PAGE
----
Home Feature Rae Spoon talks about Coax Records and their crazy great roster

Rae Spoon talks about Coax Records and their crazy great roster


One of the highlights of this year’s Folk Music Ontario conference at the end of September was the series of showcases put on by Coax Records, the relatively new imprint belonging to Rae Spoon. 

Rae, as their legion of fans already knows, is a boundary-pushing artist who emerged from humble beginnings as a west coast indie alt-country act to establish the deeply evocative sound they are known for today – one marked by atmospheric blends of folk, pop, and electronica, and Rae’s pure, pristine, powerful and yet unadorned voice front and centre.

Rae has also, necessarily, been something of a trailblazer for trans and non-binary identified artists, an experience touched on in the National Film Board documentary about their life, My Prairie Home, for which they also composed the music.

It’s been said that like attracts like, and that might explain why Rae’s roster at Coax reads like a veritable who’s who of Canadian artists who are breaking new creative ground. 

There are envelope-pushing veterans such as Geoff Berner, Jim Bryson, and of course, Rae themself; there are captivating emerging artists such as Colleen Peterson Songwriting Award winner Abigail Lapell and Juno-winning Indigenous trio Quantum Tangle; and there are exciting up-and-comers such as violin innovator respectfulchild.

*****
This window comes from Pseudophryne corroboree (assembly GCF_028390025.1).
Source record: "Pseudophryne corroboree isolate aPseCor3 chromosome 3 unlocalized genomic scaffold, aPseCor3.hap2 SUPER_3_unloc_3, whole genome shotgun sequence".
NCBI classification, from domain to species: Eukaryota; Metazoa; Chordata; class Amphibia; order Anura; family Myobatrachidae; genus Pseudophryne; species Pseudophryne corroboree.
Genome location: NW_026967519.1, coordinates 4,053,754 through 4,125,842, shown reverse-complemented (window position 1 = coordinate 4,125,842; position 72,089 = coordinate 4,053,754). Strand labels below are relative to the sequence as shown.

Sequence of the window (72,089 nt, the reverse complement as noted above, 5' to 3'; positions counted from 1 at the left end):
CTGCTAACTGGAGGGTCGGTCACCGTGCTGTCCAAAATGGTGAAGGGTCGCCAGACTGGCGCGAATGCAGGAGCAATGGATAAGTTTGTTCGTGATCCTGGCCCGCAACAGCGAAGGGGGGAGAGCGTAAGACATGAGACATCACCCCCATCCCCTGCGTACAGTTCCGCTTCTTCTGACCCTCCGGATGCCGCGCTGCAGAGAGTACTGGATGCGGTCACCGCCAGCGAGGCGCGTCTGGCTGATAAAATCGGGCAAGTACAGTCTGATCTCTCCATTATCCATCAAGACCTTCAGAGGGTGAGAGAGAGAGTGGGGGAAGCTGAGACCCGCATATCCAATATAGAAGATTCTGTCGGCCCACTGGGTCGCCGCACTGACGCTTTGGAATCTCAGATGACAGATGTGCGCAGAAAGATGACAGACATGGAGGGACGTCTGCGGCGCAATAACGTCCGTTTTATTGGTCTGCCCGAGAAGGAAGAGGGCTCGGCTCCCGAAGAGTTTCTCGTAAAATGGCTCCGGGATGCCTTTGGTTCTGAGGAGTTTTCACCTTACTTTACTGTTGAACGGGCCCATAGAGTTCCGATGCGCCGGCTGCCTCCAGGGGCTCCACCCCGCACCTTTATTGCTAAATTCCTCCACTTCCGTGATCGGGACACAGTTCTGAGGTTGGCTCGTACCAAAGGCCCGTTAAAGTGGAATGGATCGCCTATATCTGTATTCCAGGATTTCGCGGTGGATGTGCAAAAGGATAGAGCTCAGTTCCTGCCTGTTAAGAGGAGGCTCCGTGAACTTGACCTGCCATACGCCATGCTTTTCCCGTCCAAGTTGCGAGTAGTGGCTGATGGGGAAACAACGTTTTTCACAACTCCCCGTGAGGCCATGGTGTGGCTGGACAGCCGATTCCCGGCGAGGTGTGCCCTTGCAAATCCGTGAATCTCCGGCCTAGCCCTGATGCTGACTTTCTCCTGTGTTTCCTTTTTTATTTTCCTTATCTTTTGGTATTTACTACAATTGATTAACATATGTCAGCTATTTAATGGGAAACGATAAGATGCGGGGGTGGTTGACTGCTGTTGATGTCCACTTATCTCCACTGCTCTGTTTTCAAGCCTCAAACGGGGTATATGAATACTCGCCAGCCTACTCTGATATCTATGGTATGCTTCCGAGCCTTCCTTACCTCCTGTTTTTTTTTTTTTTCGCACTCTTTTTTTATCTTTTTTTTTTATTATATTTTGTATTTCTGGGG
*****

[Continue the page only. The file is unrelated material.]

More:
Time being at a premium during Folk Music Ontario’s event, Rae and I never managed to actually sit down there to talk about the label – and that was mostly my fault – but we did exchange questions and answers over social media afterwards.

Heather:  What made you decide to start a record label?

Rae:  My record label in Calgary, Saved by Radio, went on a hiatus in 2015, and I took the opportunity to talk to their distributor, Outside Music, about continuing my store and digital distribution for my upcoming 2016 album, Armour. As soon as I established distribution I started to run into friends who also needed it. That was when I decided to start the label, so I could extend it to other people. The first record we released was Edmonton’s Concealer in fall 2015 followed by Geoff Berner in winter 2015.